Dan Graham: Performer/Audience/Mirror (1977)

“Since the mid-1960’s Graham has produced a body of work that functions as a sustained phenomenological inquiry into architectural space and time. Performer/Audience/Mirror (1977) investigates the nature of perception and participation. In the video documentation of his performance at Video Free America in San Francisco, we see the artist standing in front of a silent, seated audience with a mirrored wall behind him. His improvised, continuous observations and interpretations of his and the crowds physical movements articulate the cycles of awareness occurring within his own consciousness and between himself and his viewers. The piece proceeds through four basic stages: Graham faces the audience and describes his external features and behaviour; he describes the audience’s external appearance and behaviour; he turns to face  the mirror, moving about as he describes himself again; and then he describes the audience as he sees it reversed in the mirror. The mirror serves to diminish the boundary between performer and audience as the group collectively becomes conscious of their own bodies and of th performance context. The piece emphasises the shared present moment, with a constant play between delayed observations and instantaneous visual perception.

At the same time that he was videotaping his performances, Graham was also producing installations using mirrors and live recording situations to probe real versus delayed time. In Opposing Mirrors and Video Monitors on Time Delay (1974), the viewer sees him- or herself in a seemingly infinite space created by surveillance cameras, monitors, and mirrors reflecting the opposite side of the room. The images recorded by the cameras are played back on the monitors with a five-second delay. Graham has used the device of time delay repeatedly in his installations; he considers the effect to be present even in works without cameras, such as his pavillions. One such structure, Double Cylinder (The Kiss), commissioned in 1994 by the San Francisco Museum of Modern Art, is constructed of two-way mirror, transparent glass, and steel. The mirror (a central motif for Graham and a number of his contemporaries) both extends and disrupts the space, which is ultimately activated only by the presence of the viewer who moves in and out of it.”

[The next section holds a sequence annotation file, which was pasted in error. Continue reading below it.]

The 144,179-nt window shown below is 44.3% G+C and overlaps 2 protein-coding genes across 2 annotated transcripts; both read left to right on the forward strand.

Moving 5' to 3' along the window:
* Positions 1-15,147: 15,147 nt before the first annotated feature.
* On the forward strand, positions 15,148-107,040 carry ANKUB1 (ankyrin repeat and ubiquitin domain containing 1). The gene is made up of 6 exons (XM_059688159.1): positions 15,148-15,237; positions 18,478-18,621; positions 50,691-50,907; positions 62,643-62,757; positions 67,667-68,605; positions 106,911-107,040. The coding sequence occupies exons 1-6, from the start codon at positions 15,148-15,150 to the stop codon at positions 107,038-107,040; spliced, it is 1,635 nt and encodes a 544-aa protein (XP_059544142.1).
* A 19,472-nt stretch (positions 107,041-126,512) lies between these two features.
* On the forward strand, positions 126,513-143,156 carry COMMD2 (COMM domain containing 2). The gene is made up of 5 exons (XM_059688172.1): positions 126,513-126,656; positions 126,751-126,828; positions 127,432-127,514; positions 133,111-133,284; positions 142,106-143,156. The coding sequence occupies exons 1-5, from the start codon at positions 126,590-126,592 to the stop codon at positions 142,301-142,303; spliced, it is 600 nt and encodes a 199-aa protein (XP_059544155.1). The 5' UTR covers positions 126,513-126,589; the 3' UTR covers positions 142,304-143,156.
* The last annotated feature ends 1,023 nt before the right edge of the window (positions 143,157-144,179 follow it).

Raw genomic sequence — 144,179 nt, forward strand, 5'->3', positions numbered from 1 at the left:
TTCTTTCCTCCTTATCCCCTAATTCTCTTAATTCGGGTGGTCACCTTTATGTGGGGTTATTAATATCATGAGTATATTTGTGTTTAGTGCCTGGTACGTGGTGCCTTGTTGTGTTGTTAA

Zimbardo. T (2008) In Freiling. R (Ed.) The Art of Participation: 1950 to Now. Thames and Hudson. London.

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